By Bill Hewitt
September 19, 1994 12:00 PM

EVEN IN THE ANNALS OF CHILDREN killing children, to which new chapters are being added with depressing regularity, it was somehow uniquely disturbing. To the very end, Janie Fields couldn’t bring herself to believe what people were saying about her 11-year-old grandson Robert “Yummy” Sandifer. Standing on the front porch of her small frame house in south Chicago’s tough Rose-land neighborhood, Fields insisted that Yummy—so-called for his love of cookies—was not the minimonster being described by the police and the press. As she told it, the wiry 4’8″ youngster liked to tinker with his bike and stereo and was devoted to his two dogs, a bloodhound named Lady Long Ears and his Chihuahua, Piccolo. “He’s a nice kid,” said Fields, still clinging to the present tense, “until he gets with the wrong group.”

The trouble was, in all his short life he was never far from those wrong groups—the drug gangs of the inner city. So it was that on the evening of Aug. 28, while perhaps tending to unspecified gang business, Sandifer opened fire with a semiautomatic pistol in his neighborhood and accidentally killed Shavon Dean, 14, a cheery high school freshman who had hoped to become a beautician. One of three children, Shavon was acquainted with Sandifer, but was not friendly with him. The tragedy came full circle three days later when Sandifer, whose bedroom was decorated with posters of typical teen icons like Michael Jordan, as well as gang slogans, was himself found shot to death under a desolate railroad viaduct, evidently executed so that he could not implicate his cohorts.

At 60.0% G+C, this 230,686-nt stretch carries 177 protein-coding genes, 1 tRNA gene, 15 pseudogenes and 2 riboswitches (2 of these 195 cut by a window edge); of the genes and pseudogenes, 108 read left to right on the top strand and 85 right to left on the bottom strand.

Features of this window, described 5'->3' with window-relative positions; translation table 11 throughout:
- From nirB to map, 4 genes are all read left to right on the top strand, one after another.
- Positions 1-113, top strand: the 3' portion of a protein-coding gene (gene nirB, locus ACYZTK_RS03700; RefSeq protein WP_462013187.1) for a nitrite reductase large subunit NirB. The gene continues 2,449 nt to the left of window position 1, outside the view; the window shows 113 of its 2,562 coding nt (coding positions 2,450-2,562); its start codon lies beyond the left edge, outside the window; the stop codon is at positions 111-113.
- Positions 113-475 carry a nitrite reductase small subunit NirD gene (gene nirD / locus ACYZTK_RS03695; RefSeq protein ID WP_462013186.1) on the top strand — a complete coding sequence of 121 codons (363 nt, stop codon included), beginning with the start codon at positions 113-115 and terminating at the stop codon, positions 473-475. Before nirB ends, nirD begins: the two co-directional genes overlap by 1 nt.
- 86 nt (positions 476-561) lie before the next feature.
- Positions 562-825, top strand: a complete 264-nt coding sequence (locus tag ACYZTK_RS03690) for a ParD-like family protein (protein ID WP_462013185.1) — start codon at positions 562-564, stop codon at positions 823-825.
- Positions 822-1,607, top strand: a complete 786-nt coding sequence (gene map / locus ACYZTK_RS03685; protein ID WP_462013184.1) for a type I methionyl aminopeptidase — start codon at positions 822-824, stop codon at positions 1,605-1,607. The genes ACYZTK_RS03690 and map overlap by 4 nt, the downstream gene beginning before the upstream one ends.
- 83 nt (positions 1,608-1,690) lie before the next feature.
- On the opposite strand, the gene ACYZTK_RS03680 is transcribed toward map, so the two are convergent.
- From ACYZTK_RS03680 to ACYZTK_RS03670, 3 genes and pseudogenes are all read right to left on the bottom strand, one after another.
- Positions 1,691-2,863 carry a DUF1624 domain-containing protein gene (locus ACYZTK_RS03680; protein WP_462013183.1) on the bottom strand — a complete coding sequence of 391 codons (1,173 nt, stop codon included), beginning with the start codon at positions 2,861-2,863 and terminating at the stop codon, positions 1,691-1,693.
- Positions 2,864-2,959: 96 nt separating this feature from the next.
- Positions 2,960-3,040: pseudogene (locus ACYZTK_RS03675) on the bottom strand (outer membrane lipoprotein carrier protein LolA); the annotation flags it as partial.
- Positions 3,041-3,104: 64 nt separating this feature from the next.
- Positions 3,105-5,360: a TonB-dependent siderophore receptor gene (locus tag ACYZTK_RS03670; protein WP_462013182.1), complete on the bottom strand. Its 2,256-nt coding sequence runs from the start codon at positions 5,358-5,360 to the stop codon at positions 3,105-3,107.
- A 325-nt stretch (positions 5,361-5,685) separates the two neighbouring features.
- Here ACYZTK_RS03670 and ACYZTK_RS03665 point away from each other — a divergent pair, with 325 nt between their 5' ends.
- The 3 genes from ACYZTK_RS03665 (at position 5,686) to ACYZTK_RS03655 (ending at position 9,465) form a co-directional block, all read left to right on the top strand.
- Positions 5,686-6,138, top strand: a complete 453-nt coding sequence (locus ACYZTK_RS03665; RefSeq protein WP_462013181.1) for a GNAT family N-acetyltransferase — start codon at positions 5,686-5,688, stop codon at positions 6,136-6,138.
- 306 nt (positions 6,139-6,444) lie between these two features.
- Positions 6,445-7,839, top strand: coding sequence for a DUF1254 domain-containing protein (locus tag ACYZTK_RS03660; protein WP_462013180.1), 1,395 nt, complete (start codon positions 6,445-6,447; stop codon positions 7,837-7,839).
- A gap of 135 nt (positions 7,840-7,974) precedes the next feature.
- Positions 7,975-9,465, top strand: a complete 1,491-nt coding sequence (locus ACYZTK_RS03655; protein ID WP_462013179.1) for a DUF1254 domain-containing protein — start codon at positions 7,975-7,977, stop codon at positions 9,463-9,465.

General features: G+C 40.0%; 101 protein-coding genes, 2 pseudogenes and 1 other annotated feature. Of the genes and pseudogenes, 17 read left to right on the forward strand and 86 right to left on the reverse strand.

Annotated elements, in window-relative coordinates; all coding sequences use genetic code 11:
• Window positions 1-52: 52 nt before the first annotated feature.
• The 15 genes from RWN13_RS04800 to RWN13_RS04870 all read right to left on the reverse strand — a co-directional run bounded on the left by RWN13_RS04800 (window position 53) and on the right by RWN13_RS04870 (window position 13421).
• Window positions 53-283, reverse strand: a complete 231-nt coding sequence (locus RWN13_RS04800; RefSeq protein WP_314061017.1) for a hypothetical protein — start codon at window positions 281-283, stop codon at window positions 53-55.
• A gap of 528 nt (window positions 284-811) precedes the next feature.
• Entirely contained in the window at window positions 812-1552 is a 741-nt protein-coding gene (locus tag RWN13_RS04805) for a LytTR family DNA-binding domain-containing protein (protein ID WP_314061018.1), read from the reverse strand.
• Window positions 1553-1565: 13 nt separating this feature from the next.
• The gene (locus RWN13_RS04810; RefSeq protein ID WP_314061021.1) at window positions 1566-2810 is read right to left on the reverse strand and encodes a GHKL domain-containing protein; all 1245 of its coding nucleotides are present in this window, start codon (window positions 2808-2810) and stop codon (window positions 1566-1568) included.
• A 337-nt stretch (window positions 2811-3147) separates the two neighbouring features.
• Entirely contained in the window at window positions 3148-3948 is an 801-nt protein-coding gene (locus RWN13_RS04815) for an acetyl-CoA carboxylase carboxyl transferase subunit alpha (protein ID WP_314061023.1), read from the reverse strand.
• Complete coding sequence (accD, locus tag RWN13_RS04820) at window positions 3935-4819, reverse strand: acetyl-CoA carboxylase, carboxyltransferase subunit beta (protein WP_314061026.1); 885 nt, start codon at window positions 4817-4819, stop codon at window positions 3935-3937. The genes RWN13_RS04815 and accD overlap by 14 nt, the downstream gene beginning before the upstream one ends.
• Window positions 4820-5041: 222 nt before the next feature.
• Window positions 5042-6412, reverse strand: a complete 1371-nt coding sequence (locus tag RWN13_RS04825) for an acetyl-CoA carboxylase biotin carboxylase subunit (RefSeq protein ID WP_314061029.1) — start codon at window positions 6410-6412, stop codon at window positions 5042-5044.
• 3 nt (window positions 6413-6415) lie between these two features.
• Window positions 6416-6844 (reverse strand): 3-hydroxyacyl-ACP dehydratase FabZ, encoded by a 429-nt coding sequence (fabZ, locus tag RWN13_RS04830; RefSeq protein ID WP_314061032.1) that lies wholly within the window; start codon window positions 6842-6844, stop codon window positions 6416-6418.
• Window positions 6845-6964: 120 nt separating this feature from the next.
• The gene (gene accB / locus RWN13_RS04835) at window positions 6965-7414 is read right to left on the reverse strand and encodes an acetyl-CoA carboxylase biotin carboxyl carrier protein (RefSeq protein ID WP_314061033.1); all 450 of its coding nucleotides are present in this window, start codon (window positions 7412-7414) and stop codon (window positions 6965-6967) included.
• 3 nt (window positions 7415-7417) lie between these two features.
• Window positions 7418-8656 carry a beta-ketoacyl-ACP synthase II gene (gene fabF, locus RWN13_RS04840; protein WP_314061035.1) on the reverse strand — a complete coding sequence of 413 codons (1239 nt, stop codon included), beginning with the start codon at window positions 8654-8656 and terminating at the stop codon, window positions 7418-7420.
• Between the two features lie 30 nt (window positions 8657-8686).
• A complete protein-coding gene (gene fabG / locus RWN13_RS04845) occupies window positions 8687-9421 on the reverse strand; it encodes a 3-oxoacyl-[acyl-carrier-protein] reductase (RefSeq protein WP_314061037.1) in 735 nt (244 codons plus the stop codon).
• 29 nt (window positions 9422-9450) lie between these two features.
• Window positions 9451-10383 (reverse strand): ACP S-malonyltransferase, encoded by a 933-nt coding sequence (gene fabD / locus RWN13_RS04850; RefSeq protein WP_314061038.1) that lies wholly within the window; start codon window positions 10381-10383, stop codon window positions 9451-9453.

In retrospect, perhaps no one should have been surprised by what happened. Robert’s prospects had never been bright. His mother, Lorina Sandifer, now 29, who has a history of drug abuse and at least 30 misdemeanor arrests, had her first child when she was 15. Robert, whose father, Robert Akins, is serving time in Wisconsin on drug charges, was the third of her seven kids.

It did not take long for Robert and his siblings to come to the attention of child welfare authorities. Before he was 3, after social workers had investigated the family on three separate occasions, Robert, his two brothers and one sister were taken from their mother on the grounds of cruelty and severe neglect. (Authorities were unsure who had inflicted the physical abuse.) “When Robert came into the system he had cigarette burns on his butt, his neck, his arm, and linear marks all over his body—where he’d been beaten with an electrical cord,” says Patrick Murphy, Cook County public guardian since 1978. “Neighbors claimed that his 5 ½-year-old brother was watching the kids 12 hours a day while the mom was off.”

The court awarded legal guardianship to the children’s grandmother Janie Fields, then in her mid-30s. Soon, though, Fields was overwhelmed by the task of controlling the kids. (At various times the household contained as many as 19 children.) Robert stopped going to school regularly when he was 8 and spent his time roaming the streets of Roseland, which for all its poverty and crime is far from the most blighted of Chicago’s inner-city neighborhoods. “He was an ordinary kid, no trouble to me,” says Danny Prear, his coach at the public pool where he was on the swimming team. But others who knew him say he was becoming deeply involved in serious crime. “Yummy was bad; bad, bad,” says Shshana Simmons, a friend of Shavon’s. “He broke into people’s houses and stole cars.” At some point he became an apprentice thug with a drug gang called the Black Disciples.